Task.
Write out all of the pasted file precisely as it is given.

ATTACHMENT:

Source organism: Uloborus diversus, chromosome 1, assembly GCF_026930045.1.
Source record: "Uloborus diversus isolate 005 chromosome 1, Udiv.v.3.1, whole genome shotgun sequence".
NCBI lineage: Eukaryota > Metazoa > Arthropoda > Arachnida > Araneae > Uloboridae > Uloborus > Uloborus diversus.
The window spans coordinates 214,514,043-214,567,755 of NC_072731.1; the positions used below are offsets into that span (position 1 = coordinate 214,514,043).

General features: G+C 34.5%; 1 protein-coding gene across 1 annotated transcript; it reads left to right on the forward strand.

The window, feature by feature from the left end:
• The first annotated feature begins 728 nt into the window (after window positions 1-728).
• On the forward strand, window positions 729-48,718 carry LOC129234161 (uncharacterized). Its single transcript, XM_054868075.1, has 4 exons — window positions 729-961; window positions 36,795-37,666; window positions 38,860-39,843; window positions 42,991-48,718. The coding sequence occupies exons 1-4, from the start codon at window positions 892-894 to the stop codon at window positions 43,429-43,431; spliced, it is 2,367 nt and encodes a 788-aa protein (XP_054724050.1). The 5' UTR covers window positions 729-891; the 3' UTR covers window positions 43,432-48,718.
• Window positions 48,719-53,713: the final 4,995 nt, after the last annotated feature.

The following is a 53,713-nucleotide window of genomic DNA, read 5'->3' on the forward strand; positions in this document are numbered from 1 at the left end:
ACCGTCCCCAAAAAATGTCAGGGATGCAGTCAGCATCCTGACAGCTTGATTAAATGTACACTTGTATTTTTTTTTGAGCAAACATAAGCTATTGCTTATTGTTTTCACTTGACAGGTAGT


Source organism: Uloborus diversus, chromosome 1, assembly GCF_026930045.1.
Source record: "Uloborus diversus isolate 005 chromosome 1, Udiv.v.3.1, whole genome shotgun sequence".
NCBI lineage: Eukaryota > Metazoa > Arthropoda > Arachnida > Araneae > Uloboridae > Uloborus > Uloborus diversus.
The window spans coordinates 214,514,043-214,567,755 of NC_072731.1; the positions used below are offsets into that span (position 1 = coordinate 214,514,043).

General features: G+C 34.5%; 1 protein-coding gene across 1 annotated transcript; it reads left to right on the forward strand.

The window, feature by feature from the left end:
• The first annotated feature begins 728 nt into the window (after window positions 1-728).
• On the forward strand, window positions 729-48,718 carry LOC129234161 (uncharacterized). Its single transcript, XM_054868075.1, has 4 exons — window positions 729-961; window positions 36,795-37,666; window positions 38,860-39,843; window positions 42,991-48,718. The coding sequence occupies exons 1-4, from the start codon at window positions 892-894 to the stop codon at window positions 43,429-43,431; spliced, it is 2,367 nt and encodes a 788-aa protein (XP_054724050.1). The 5' UTR covers window positions 729-891; the 3' UTR covers window positions 43,432-48,718.
• Window positions 48,719-53,713: the final 4,995 nt, after the last annotated feature.

The following is a 53,713-nucleotide window of genomic DNA, read 5'->3' on the forward strand; positions in this document are numbered from 1 at the left end:
ACCGTCCCCAAAAAATGTCAGGGATGCAGTCAGCATCCTGACAGCTTGATTAAATGTACACTTGTATTTTTTTTTGAGCAAACATAAGCTATTGCTTATTGTTTTCACTTGACAGGTAGT